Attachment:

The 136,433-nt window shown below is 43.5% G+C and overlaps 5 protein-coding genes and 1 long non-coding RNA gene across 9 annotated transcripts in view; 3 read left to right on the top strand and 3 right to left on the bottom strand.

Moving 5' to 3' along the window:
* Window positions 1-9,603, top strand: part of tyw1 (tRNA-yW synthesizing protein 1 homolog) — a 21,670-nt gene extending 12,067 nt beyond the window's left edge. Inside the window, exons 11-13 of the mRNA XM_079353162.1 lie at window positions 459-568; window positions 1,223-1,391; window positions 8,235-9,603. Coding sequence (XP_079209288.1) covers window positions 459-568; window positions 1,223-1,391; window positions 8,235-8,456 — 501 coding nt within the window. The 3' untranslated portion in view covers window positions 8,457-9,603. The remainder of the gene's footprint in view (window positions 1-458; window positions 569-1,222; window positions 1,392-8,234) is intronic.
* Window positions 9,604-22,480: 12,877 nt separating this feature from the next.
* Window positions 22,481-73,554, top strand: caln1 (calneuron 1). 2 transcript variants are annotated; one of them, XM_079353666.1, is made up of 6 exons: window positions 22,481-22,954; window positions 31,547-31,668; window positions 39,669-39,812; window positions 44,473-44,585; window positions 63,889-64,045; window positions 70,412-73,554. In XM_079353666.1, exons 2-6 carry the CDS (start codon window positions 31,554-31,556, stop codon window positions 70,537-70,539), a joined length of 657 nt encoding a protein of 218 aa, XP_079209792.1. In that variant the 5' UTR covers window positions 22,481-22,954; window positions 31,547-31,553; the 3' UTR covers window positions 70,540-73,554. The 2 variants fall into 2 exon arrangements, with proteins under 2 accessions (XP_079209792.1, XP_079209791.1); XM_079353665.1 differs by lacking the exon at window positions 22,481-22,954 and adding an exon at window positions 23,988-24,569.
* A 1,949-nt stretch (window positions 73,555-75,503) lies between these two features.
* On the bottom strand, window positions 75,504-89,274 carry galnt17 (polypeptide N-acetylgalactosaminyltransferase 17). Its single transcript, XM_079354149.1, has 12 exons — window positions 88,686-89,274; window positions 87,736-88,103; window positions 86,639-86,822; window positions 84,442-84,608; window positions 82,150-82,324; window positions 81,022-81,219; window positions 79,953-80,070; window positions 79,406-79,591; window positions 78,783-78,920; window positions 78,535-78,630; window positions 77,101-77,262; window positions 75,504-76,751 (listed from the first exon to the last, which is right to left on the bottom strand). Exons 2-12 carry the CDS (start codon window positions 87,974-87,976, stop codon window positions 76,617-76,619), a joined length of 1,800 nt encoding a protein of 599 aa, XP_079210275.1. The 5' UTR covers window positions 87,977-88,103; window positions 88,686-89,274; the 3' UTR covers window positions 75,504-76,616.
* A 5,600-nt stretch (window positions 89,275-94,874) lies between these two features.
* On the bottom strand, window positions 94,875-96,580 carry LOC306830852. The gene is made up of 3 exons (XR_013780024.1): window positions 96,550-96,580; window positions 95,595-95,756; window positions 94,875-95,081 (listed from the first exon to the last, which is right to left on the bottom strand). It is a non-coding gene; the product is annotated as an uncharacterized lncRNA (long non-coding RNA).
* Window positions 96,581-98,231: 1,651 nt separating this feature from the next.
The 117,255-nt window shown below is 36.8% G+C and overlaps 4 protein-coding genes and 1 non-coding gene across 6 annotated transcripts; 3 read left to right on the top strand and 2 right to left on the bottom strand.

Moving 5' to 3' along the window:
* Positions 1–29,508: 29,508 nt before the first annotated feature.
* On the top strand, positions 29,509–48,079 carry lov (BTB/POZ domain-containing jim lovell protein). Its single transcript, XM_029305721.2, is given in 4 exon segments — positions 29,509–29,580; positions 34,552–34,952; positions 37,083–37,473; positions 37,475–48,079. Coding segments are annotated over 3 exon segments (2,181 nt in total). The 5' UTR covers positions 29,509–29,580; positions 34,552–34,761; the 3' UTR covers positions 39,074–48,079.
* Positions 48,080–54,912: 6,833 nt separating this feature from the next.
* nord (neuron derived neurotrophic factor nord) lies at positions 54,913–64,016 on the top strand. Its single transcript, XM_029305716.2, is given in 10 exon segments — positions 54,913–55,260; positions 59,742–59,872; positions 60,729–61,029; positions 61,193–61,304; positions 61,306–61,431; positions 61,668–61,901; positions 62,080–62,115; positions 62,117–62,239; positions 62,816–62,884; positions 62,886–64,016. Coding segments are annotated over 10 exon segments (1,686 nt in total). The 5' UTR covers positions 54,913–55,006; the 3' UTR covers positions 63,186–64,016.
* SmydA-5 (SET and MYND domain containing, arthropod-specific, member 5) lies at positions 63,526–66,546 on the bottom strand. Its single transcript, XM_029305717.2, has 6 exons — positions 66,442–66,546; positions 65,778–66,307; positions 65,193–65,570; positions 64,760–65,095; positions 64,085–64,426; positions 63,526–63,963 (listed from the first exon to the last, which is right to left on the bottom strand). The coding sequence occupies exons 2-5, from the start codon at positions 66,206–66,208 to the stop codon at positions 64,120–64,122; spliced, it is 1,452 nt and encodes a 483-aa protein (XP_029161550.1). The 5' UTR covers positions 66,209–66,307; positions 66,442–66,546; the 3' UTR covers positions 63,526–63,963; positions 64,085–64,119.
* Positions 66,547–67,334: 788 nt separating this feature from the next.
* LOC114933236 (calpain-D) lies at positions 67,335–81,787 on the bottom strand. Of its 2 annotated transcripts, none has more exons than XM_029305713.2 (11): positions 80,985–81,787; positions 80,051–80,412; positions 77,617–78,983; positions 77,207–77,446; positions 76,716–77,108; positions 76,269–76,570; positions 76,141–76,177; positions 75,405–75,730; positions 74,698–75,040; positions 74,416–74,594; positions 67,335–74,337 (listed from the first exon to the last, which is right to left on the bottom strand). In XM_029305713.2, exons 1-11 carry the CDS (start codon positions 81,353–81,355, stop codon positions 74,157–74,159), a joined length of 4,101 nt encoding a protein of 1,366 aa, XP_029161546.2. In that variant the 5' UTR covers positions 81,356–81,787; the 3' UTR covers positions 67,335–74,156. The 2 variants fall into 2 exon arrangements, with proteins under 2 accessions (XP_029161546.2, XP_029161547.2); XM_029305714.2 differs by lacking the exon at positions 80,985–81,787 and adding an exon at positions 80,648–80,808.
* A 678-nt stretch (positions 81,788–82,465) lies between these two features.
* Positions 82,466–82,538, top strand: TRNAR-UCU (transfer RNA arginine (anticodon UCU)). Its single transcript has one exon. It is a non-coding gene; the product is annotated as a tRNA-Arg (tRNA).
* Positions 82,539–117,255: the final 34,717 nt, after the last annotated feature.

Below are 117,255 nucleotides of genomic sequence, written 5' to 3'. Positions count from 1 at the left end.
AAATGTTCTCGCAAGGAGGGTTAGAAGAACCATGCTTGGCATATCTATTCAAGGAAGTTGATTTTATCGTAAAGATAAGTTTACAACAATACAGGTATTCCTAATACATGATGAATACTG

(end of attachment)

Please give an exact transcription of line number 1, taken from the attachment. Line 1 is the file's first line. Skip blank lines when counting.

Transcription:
The 136,433-nt window shown below is 43.5% G+C and overlaps 5 protein-coding genes and 1 long non-coding RNA gene across 9 annotated transcripts in view; 3 read left to right on the top strand and 3 right to left on the bottom strand.